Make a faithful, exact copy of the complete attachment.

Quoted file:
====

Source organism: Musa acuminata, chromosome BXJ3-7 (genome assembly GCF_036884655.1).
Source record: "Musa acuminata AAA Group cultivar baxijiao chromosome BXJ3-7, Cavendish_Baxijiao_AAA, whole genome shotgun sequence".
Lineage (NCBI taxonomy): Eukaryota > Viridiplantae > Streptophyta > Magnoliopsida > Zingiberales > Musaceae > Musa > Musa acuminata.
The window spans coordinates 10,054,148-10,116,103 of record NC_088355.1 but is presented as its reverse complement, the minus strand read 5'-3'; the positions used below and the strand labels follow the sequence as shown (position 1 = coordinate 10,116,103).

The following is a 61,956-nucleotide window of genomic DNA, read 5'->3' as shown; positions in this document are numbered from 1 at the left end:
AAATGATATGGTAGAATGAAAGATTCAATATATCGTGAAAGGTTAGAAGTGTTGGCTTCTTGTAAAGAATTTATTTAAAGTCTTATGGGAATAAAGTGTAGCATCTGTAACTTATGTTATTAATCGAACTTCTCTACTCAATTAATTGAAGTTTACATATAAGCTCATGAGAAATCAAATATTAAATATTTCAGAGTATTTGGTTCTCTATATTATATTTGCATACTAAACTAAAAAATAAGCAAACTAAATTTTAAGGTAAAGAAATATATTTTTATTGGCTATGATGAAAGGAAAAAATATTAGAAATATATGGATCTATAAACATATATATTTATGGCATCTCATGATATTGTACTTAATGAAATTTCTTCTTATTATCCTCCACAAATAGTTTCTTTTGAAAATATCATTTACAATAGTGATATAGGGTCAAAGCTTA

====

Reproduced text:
Source organism: Musa acuminata, chromosome BXJ3-7 (genome assembly GCF_036884655.1).
Source record: "Musa acuminata AAA Group cultivar baxijiao chromosome BXJ3-7, Cavendish_Baxijiao_AAA, whole genome shotgun sequence".
Lineage (NCBI taxonomy): Eukaryota > Viridiplantae > Streptophyta > Magnoliopsida > Zingiberales > Musaceae > Musa > Musa acuminata.
The window spans coordinates 10,054,148-10,116,103 of record NC_088355.1 but is presented as its reverse complement, the minus strand read 5'-3'; the positions used below and the strand labels follow the sequence as shown (position 1 = coordinate 10,116,103).

The following is a 61,956-nucleotide window of genomic DNA, read 5'->3' as shown; positions in this document are numbered from 1 at the left end:
AAATGATATGGTAGAATGAAAGATTCAATATATCGTGAAAGGTTAGAAGTGTTGGCTTCTTGTAAAGAATTTATTTAAAGTCTTATGGGAATAAAGTGTAGCATCTGTAACTTATGTTATTAATCGAACTTCTCTACTCAATTAATTGAAGTTTACATATAAGCTCATGAGAAATCAAATATTAAATATTTCAGAGTATTTGGTTCTCTATATTATATTTGCATACTAAACTAAAAAATAAGCAAACTAAATTTTAAGGTAAAGAAATATATTTTTATTGGCTATGATGAAAGGAAAAAATATTAGAAATATATGGATCTATAAACATATATATTTATGGCATCTCATGATATTGTACTTAATGAAATTTCTTCTTATTATCCTCCACAAATAGTTTCTTTTGAAAATATCATTTACAATAGTGATATAGGGTCAAAGCTTA